Marco Polo

Marco PoloIn existographies, Marco Polo (1254-1324) (IQ:155|#627) (Cattell 1000:127) [RGM:147|1,500+] (Gottlieb 1000:66) was an Italian merchant, explorer, and writer, who, just as the Greek Heraclitus did with his visits to the Egyptians and surrounding foreign lands, traveled to the Islamic and Asian countries, and reported back to the Western world, information about various stories, tales, and cultural natures.

Sabah | Assassins
In c.1300, Polo, in one of his reports, recounted how Hasan Sabah (c.1050-1124) (IQ:#|#) (Ѻ) constructed a lush garden, between two mountains, filling it with the most beautiful women in the land, along with the best food and drink, and used as a sort of Skinner box (see: Burrhus Skinner), to “condition” men to, when assigned, to “kill” certain key people; Polo reported on this as follows:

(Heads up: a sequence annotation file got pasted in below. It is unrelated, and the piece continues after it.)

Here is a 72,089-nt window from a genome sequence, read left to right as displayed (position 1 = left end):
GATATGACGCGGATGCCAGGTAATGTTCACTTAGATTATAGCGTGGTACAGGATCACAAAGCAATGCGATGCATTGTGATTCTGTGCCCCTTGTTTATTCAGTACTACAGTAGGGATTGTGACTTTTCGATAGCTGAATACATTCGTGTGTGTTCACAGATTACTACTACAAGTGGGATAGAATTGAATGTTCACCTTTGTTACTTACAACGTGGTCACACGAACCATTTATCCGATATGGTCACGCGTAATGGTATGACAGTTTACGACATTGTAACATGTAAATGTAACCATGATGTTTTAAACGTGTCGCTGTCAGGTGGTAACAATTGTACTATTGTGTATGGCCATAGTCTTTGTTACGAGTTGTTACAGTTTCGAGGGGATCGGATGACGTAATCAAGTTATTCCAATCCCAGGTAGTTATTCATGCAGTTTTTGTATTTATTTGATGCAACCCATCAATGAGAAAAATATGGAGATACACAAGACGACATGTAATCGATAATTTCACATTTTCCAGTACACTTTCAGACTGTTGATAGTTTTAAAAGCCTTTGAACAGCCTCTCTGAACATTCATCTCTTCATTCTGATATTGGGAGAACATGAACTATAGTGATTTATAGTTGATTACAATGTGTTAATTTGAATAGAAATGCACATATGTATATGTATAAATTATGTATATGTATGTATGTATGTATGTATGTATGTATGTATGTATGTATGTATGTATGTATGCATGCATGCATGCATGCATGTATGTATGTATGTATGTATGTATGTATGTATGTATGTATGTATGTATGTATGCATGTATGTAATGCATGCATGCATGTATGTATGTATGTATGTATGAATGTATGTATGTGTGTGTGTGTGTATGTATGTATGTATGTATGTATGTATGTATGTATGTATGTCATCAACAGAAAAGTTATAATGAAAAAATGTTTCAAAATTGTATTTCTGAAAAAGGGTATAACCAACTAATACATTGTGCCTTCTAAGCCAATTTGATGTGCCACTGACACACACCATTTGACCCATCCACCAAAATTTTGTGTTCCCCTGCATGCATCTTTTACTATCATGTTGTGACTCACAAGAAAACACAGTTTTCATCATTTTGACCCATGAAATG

“Sabah would introduce his designated assassins into his garden, some four or six or ten at a time, having first made them drink a certain potion, which cast them into deep sleep, and then causing them to be lifted and carried in. So, when they awoke, they found themselves in the garden, a place so charming they believe that it was [Islamic] paradise in truth, and the beautiful voluptuous maidens dallied with them to their heart’s content, so thy had what all men most desire above all else.”
— Marco Polo (c.1300), Publication [1]

Sabah’s Skinner box magical garden is the origin of the term “assassins”, from the Persian “Ḥashashiyan” (Ѻ), the name of the sect Sabah established. [1]

References
1. Scott, George P. (1985). Atoms of the Living Flame: an Odyssey into Ethics and the Physical Chemistry of Free Will (pgs. 136-37). University Press of America.

External links
Marco Polo – Wikipedia.

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